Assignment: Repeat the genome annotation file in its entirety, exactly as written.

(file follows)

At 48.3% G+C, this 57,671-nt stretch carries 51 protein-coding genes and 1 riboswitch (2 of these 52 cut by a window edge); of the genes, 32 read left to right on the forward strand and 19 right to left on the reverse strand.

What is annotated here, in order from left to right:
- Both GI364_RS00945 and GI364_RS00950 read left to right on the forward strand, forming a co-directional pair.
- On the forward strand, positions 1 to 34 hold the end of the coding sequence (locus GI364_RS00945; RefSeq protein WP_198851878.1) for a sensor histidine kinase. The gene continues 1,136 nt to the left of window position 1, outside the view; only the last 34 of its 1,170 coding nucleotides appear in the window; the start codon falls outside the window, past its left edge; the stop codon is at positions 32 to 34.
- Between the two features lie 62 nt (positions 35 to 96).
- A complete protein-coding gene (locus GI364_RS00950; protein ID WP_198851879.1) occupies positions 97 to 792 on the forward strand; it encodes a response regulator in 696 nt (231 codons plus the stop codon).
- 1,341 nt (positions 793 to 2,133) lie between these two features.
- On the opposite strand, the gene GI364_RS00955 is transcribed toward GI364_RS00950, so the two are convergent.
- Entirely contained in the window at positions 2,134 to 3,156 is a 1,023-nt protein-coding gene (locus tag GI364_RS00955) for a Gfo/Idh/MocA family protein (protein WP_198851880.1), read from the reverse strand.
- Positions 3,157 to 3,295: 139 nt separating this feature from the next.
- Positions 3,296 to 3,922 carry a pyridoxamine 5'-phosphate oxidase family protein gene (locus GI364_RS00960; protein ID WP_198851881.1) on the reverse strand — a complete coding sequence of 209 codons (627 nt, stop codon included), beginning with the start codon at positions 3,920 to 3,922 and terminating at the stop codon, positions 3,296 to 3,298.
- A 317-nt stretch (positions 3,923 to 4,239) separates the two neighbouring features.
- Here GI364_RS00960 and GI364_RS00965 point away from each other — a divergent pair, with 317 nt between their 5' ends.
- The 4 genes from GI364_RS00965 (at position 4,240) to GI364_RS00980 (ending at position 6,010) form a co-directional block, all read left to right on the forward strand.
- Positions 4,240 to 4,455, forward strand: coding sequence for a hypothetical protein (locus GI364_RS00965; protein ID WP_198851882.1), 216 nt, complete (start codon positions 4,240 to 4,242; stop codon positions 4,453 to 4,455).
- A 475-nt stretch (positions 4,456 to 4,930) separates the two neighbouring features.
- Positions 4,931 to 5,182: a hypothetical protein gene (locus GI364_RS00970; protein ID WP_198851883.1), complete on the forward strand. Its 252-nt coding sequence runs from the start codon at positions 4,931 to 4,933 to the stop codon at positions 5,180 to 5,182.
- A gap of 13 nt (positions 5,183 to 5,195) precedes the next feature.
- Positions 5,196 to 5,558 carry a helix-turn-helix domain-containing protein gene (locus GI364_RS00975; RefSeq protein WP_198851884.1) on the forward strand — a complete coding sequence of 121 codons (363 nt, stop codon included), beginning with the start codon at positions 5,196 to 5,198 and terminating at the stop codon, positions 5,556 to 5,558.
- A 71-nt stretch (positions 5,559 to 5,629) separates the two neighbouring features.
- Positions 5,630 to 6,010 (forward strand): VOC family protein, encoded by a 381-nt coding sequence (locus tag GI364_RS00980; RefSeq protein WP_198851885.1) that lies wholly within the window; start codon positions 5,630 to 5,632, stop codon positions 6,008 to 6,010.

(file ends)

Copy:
At 48.3% G+C, this 57,671-nt stretch carries 51 protein-coding genes and 1 riboswitch (2 of these 52 cut by a window edge); of the genes, 32 read left to right on the forward strand and 19 right to left on the reverse strand.

What is annotated here, in order from left to right:
- Both GI364_RS00945 and GI364_RS00950 read left to right on the forward strand, forming a co-directional pair.
- On the forward strand, positions 1 to 34 hold the end of the coding sequence (locus GI364_RS00945; RefSeq protein WP_198851878.1) for a sensor histidine kinase. The gene continues 1,136 nt to the left of window position 1, outside the view; only the last 34 of its 1,170 coding nucleotides appear in the window; the start codon falls outside the window, past its left edge; the stop codon is at positions 32 to 34.
- Between the two features lie 62 nt (positions 35 to 96).
- A complete protein-coding gene (locus GI364_RS00950; protein ID WP_198851879.1) occupies positions 97 to 792 on the forward strand; it encodes a response regulator in 696 nt (231 codons plus the stop codon).
- 1,341 nt (positions 793 to 2,133) lie between these two features.
- On the opposite strand, the gene GI364_RS00955 is transcribed toward GI364_RS00950, so the two are convergent.
- Entirely contained in the window at positions 2,134 to 3,156 is a 1,023-nt protein-coding gene (locus tag GI364_RS00955) for a Gfo/Idh/MocA family protein (protein WP_198851880.1), read from the reverse strand.
- Positions 3,157 to 3,295: 139 nt separating this feature from the next.
- Positions 3,296 to 3,922 carry a pyridoxamine 5'-phosphate oxidase family protein gene (locus GI364_RS00960; protein ID WP_198851881.1) on the reverse strand — a complete coding sequence of 209 codons (627 nt, stop codon included), beginning with the start codon at positions 3,920 to 3,922 and terminating at the stop codon, positions 3,296 to 3,298.
- A 317-nt stretch (positions 3,923 to 4,239) separates the two neighbouring features.
- Here GI364_RS00960 and GI364_RS00965 point away from each other — a divergent pair, with 317 nt between their 5' ends.
- The 4 genes from GI364_RS00965 (at position 4,240) to GI364_RS00980 (ending at position 6,010) form a co-directional block, all read left to right on the forward strand.
- Positions 4,240 to 4,455, forward strand: coding sequence for a hypothetical protein (locus GI364_RS00965; protein ID WP_198851882.1), 216 nt, complete (start codon positions 4,240 to 4,242; stop codon positions 4,453 to 4,455).
- A 475-nt stretch (positions 4,456 to 4,930) separates the two neighbouring features.
- Positions 4,931 to 5,182: a hypothetical protein gene (locus GI364_RS00970; protein ID WP_198851883.1), complete on the forward strand. Its 252-nt coding sequence runs from the start codon at positions 4,931 to 4,933 to the stop codon at positions 5,180 to 5,182.
- A gap of 13 nt (positions 5,183 to 5,195) precedes the next feature.
- Positions 5,196 to 5,558 carry a helix-turn-helix domain-containing protein gene (locus GI364_RS00975; RefSeq protein WP_198851884.1) on the forward strand — a complete coding sequence of 121 codons (363 nt, stop codon included), beginning with the start codon at positions 5,196 to 5,198 and terminating at the stop codon, positions 5,556 to 5,558.
- A 71-nt stretch (positions 5,559 to 5,629) separates the two neighbouring features.
- Positions 5,630 to 6,010 (forward strand): VOC family protein, encoded by a 381-nt coding sequence (locus tag GI364_RS00980; RefSeq protein WP_198851885.1) that lies wholly within the window; start codon positions 5,630 to 5,632, stop codon positions 6,008 to 6,010.